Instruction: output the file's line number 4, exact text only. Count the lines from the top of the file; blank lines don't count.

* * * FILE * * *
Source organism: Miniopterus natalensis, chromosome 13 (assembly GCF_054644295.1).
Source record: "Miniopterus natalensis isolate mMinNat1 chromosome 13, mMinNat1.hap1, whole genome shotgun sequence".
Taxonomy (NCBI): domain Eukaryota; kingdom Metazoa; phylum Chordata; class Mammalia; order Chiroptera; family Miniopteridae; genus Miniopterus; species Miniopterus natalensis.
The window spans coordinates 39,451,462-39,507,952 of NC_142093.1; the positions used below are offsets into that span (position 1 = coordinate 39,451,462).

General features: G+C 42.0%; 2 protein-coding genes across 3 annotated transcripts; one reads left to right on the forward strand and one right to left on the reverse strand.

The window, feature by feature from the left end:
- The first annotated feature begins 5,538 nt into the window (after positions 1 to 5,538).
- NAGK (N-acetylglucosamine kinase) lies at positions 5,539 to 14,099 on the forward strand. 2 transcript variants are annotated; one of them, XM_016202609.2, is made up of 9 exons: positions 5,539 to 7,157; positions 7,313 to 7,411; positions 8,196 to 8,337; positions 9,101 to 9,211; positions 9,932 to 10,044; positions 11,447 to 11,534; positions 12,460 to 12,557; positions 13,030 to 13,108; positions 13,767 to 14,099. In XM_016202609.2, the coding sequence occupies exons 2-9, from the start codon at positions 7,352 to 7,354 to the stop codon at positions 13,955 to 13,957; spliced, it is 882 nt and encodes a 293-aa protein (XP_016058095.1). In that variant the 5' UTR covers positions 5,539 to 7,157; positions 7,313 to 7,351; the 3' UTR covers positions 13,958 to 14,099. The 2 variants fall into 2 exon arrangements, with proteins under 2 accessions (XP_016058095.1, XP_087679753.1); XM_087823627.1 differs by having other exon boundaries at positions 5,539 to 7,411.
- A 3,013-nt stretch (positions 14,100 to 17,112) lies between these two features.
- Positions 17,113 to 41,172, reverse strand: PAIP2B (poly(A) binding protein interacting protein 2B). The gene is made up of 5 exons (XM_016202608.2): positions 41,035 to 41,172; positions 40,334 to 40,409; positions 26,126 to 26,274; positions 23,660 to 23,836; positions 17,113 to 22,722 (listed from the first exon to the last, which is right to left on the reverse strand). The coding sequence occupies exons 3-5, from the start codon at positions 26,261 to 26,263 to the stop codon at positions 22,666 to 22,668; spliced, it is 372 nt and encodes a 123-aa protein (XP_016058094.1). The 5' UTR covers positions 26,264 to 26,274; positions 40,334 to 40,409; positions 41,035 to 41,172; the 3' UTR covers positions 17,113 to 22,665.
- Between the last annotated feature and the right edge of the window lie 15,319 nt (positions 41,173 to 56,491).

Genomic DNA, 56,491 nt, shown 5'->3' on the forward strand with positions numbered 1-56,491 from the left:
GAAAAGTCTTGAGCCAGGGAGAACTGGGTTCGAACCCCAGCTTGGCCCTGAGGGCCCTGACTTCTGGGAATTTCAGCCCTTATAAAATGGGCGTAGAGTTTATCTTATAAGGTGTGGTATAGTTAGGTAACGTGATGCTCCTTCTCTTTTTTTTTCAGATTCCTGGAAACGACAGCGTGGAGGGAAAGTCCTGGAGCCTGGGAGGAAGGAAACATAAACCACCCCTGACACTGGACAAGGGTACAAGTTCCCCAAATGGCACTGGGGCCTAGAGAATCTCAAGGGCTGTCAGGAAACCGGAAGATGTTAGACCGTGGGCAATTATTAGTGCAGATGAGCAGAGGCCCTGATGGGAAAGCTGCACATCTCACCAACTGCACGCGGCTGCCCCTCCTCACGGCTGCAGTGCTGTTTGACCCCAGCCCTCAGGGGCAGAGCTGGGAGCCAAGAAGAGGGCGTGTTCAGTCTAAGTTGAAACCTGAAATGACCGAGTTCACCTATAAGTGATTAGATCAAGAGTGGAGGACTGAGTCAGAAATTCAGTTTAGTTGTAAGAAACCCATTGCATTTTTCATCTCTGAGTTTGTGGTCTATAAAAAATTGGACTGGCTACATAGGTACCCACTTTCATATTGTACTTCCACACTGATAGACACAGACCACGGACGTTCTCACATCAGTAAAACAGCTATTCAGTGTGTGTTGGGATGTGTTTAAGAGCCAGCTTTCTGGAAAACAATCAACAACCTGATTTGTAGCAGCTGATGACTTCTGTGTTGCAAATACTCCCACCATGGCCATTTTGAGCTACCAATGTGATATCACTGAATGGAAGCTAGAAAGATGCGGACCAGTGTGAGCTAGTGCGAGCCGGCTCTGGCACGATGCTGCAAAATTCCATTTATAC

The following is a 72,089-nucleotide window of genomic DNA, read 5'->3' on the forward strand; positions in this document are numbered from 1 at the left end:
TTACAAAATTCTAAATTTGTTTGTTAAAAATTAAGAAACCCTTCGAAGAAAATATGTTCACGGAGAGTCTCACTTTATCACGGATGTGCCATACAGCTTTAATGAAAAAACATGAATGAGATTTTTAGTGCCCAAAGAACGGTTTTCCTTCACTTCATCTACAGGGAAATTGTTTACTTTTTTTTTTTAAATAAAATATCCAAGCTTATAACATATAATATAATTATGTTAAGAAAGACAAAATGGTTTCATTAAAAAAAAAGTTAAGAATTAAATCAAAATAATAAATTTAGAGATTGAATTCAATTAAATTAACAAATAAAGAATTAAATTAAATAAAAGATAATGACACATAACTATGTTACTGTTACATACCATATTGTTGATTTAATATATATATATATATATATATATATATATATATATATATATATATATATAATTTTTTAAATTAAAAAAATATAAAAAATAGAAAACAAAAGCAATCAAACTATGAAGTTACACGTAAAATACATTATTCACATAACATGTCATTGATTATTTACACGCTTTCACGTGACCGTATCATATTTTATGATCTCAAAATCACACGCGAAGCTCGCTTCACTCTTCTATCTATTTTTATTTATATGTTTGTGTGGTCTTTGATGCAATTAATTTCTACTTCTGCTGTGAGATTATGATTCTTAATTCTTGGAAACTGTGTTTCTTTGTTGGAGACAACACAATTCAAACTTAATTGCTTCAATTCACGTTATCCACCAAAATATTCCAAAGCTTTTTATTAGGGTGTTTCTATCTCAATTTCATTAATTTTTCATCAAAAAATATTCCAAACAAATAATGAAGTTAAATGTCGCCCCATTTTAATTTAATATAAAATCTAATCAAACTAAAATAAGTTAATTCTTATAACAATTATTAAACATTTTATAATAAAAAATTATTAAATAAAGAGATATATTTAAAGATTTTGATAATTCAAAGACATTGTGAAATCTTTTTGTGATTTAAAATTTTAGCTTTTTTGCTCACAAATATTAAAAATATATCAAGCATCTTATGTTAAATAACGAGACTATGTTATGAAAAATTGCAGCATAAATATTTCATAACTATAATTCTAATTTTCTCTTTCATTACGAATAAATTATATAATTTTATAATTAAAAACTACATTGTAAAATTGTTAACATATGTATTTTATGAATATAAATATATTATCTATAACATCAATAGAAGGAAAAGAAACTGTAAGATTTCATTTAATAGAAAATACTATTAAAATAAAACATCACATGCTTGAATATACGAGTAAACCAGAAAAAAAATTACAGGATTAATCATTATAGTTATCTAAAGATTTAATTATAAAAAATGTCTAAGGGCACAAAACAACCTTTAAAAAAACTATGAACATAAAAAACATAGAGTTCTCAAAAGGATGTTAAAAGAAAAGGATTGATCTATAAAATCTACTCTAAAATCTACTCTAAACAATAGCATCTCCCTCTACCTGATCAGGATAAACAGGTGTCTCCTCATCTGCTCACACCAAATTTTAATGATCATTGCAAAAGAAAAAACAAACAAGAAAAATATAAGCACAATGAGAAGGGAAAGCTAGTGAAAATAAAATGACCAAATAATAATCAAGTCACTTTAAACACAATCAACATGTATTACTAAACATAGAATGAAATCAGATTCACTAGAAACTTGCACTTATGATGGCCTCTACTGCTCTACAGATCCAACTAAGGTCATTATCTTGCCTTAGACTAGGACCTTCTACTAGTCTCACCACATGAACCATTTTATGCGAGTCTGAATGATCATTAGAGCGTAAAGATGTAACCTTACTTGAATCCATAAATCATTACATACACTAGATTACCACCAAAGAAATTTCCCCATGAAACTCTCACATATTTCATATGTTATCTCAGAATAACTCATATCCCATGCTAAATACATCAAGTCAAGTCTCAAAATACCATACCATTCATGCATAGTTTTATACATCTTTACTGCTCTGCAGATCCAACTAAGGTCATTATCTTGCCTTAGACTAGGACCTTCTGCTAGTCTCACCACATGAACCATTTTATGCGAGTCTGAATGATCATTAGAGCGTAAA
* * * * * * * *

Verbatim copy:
The window spans coordinates 39,451,462-39,507,952 of NC_142093.1; the positions used below are offsets into that span (position 1 = coordinate 39,451,462).